Science fiction has long welcomed diversity. The genre has frequently depicted cultural and social mores ahead of the time, even in post-World War II prosperity.
On Nov. 22, 1968, “Star Trek” aired the “Plato’s Stepchildren” episode. While the episode plot centers on a race of telekinetic humanoids, it’s most remembered for depicting the first interracial kiss between a Caucasian man and an African-American woman on a scripted American TV show.
Capt. James T. Kirk (William Shatner) and Lt. Nyota Uhura (Nichelle Nichols) kissed while under alien telekinesis (probably to make it more palatable for the audiences) during the episode. Later, Nichols reported that there had been some pushback from viewers, but some were supportive.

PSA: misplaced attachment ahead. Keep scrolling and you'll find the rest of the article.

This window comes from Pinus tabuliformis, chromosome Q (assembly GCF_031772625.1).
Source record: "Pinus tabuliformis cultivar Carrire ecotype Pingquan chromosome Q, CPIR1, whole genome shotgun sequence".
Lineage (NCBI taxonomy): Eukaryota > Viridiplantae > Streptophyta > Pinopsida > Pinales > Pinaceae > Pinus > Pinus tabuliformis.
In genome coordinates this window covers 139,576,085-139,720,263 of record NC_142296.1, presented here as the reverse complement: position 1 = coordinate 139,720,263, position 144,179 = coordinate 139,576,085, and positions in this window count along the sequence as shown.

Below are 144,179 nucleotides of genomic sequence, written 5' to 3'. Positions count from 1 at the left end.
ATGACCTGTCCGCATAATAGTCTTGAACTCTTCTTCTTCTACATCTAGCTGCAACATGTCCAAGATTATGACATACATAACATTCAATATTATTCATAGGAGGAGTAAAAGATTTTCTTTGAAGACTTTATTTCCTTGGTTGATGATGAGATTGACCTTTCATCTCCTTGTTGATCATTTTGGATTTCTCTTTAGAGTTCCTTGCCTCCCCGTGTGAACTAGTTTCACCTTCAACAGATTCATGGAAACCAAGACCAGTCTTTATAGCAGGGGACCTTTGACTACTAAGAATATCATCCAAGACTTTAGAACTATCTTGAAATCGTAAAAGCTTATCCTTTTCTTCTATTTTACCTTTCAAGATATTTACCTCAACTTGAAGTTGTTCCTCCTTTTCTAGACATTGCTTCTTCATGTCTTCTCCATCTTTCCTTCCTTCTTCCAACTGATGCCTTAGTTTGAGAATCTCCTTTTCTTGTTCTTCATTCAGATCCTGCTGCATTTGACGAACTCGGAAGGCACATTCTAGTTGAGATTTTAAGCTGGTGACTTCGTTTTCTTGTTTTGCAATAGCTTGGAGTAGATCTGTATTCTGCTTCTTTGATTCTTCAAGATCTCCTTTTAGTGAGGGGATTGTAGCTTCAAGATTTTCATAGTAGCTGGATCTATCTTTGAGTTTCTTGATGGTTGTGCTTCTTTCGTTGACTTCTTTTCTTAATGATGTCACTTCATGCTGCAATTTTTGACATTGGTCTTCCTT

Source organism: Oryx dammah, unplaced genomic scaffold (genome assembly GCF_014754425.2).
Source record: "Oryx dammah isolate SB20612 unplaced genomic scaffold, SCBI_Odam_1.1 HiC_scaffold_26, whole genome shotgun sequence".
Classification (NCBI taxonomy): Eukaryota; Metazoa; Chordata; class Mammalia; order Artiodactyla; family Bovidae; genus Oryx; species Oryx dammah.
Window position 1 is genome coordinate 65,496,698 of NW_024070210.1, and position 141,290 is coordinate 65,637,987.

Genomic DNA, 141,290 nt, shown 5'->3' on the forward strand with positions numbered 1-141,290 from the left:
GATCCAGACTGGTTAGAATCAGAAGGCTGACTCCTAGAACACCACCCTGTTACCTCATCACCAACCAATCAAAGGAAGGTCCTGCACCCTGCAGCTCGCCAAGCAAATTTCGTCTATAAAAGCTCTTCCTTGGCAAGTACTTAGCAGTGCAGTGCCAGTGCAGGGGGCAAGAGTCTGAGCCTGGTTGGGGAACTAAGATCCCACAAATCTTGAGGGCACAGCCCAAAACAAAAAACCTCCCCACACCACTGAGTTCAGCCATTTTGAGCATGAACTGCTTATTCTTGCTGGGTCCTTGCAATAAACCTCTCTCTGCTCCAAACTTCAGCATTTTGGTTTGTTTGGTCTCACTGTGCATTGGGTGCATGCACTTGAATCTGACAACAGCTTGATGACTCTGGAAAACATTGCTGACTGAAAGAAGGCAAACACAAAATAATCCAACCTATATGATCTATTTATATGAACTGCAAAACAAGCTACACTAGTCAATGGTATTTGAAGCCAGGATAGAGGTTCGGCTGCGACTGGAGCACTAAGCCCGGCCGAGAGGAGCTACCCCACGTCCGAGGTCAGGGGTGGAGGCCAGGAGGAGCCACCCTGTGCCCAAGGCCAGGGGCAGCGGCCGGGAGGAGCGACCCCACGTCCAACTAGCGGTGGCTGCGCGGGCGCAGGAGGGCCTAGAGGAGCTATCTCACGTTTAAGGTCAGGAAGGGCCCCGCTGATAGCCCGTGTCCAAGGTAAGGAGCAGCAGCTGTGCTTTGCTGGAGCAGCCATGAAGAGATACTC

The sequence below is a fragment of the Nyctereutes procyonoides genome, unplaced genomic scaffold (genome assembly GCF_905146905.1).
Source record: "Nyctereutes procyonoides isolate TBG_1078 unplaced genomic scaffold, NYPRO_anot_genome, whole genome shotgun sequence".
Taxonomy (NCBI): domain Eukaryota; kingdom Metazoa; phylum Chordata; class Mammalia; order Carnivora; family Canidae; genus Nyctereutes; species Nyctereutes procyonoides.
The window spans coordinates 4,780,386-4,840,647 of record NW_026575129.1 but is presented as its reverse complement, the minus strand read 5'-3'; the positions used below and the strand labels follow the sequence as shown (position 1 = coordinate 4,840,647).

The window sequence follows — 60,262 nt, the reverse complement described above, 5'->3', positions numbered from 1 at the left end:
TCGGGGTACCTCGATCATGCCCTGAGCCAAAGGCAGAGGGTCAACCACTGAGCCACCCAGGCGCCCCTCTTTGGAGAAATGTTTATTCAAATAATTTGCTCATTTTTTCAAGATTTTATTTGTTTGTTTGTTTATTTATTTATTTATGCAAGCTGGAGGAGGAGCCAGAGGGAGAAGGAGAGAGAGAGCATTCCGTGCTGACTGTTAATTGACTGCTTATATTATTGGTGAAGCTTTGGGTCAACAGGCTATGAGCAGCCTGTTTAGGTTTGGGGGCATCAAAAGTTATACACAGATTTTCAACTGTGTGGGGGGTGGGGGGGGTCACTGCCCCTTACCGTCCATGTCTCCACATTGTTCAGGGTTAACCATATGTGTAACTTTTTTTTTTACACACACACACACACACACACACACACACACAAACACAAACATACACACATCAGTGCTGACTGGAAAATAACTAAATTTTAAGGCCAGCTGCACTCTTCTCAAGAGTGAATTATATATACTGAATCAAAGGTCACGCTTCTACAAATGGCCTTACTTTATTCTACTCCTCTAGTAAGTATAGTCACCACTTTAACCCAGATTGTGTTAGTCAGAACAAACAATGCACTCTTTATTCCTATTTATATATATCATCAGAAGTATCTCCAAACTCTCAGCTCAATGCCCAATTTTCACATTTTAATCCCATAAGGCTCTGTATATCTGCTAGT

It’s safe to say the episode might’ve opened people’s minds in regards to miscegenation. Nichols singled out one such letter from a white Southerner:
“I am totally opposed to the mixing of the races. However, any time a red-blooded American boy like Captain Kirk gets a beautiful dame in his arms that looks like Uhura, he ain’t gonna fight it.”